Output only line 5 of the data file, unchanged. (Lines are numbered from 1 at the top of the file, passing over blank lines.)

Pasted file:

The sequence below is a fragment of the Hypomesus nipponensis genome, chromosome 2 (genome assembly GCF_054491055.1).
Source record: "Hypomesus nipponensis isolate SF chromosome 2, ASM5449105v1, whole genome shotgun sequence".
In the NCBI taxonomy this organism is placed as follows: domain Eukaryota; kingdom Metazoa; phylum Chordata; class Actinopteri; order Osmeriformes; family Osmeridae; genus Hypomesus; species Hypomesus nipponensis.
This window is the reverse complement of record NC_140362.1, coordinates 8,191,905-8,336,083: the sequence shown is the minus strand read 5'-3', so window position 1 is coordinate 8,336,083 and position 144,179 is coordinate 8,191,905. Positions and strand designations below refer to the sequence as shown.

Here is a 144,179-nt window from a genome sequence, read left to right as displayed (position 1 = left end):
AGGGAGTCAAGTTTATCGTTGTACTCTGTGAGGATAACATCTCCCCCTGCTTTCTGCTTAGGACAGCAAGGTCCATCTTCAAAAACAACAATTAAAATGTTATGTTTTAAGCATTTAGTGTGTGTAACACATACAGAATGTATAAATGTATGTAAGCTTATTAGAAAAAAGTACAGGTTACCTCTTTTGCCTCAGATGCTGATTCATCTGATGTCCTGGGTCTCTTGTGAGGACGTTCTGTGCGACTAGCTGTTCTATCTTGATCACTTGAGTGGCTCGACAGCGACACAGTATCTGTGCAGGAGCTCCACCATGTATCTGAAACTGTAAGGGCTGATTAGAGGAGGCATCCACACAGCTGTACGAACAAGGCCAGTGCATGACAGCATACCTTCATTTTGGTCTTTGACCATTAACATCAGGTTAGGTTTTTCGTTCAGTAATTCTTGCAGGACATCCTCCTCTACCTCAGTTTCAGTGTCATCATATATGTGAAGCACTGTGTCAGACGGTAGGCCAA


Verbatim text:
Here is a 144,179-nt window from a genome sequence, read left to right as displayed (position 1 = left end):